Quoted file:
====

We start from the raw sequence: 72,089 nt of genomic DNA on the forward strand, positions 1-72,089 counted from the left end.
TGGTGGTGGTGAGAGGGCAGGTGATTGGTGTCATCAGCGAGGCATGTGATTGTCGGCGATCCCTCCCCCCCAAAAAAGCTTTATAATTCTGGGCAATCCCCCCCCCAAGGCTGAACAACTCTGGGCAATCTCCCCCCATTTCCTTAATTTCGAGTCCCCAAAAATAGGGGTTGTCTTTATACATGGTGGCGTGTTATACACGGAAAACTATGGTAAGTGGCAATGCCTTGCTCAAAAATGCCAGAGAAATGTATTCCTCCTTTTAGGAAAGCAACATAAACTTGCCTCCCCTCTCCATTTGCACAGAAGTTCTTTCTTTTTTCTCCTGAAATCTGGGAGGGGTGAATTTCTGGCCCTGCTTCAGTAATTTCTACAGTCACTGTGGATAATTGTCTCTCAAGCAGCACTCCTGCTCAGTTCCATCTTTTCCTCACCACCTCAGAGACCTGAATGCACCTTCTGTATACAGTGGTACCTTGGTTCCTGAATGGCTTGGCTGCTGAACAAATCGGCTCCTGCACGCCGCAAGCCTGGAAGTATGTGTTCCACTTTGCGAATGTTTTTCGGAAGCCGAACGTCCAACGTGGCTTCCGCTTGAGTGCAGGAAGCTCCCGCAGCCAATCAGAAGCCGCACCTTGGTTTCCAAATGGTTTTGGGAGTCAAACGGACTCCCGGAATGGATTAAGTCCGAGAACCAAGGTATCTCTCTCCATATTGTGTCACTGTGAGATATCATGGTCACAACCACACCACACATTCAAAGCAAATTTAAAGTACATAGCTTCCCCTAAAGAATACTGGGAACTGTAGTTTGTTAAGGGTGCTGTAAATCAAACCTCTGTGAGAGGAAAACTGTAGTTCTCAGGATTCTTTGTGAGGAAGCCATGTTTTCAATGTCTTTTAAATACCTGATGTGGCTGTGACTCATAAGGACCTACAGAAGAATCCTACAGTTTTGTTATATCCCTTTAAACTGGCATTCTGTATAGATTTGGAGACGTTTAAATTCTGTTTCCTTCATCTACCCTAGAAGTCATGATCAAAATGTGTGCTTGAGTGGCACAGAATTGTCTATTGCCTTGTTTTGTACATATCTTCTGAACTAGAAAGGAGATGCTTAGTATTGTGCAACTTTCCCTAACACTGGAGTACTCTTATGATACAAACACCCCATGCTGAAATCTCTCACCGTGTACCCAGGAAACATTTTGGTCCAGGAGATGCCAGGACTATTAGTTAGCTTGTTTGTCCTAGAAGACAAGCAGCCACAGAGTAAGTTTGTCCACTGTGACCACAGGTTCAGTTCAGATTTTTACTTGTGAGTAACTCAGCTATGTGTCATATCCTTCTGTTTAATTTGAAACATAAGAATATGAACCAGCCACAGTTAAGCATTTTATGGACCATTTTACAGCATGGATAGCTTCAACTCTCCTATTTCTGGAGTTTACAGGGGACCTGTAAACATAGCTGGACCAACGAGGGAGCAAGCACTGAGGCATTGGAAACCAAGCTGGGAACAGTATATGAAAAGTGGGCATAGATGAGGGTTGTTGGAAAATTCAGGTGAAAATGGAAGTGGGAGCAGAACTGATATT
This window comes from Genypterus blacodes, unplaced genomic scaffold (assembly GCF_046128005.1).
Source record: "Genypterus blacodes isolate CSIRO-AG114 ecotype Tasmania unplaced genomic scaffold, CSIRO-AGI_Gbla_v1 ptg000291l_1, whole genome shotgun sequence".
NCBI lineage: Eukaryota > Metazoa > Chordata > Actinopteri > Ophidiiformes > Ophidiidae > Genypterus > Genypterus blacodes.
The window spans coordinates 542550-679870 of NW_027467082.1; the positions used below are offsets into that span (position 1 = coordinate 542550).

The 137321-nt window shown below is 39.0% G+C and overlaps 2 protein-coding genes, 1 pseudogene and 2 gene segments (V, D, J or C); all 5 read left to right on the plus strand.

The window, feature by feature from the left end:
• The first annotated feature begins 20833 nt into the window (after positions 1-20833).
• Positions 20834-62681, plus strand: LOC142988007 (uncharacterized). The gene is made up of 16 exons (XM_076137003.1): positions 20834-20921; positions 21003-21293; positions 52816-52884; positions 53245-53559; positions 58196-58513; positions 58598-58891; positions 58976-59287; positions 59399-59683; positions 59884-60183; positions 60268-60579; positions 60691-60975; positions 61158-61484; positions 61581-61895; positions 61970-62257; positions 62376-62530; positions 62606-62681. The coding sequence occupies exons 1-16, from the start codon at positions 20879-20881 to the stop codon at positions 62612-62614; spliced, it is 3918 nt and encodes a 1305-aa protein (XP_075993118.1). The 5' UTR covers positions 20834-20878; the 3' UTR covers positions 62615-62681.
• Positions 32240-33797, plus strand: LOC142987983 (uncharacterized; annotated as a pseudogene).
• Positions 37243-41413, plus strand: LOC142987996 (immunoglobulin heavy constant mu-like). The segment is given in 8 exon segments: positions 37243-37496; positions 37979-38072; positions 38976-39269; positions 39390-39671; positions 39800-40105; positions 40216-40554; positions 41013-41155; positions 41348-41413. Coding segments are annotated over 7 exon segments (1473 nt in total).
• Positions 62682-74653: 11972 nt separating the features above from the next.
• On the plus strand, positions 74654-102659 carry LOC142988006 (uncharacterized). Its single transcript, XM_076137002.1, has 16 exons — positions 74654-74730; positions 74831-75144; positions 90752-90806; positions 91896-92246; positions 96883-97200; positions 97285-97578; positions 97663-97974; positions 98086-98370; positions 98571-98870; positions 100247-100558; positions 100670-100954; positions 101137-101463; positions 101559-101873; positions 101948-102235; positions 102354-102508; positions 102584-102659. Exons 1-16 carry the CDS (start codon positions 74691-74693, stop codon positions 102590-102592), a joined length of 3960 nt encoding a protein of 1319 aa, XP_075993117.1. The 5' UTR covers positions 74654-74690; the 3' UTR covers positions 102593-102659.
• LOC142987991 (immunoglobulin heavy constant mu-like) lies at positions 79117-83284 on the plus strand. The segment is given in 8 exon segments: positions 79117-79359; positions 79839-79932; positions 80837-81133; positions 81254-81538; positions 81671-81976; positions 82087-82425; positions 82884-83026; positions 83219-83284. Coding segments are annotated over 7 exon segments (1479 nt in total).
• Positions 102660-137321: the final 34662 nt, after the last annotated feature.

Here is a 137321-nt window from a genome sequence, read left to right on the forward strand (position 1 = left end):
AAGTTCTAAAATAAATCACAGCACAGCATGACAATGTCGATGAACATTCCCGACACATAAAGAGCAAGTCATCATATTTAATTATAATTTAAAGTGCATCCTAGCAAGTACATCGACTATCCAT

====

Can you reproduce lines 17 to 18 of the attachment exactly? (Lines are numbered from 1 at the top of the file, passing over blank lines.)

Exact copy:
Here is a 137321-nt window from a genome sequence, read left to right on the forward strand (position 1 = left end):
AAGTTCTAAAATAAATCACAGCACAGCATGACAATGTCGATGAACATTCCCGACACATAAAGAGCAAGTCATCATATTTAATTATAATTTAAAGTGCATCCTAGCAAGTACATCGACTATCCAT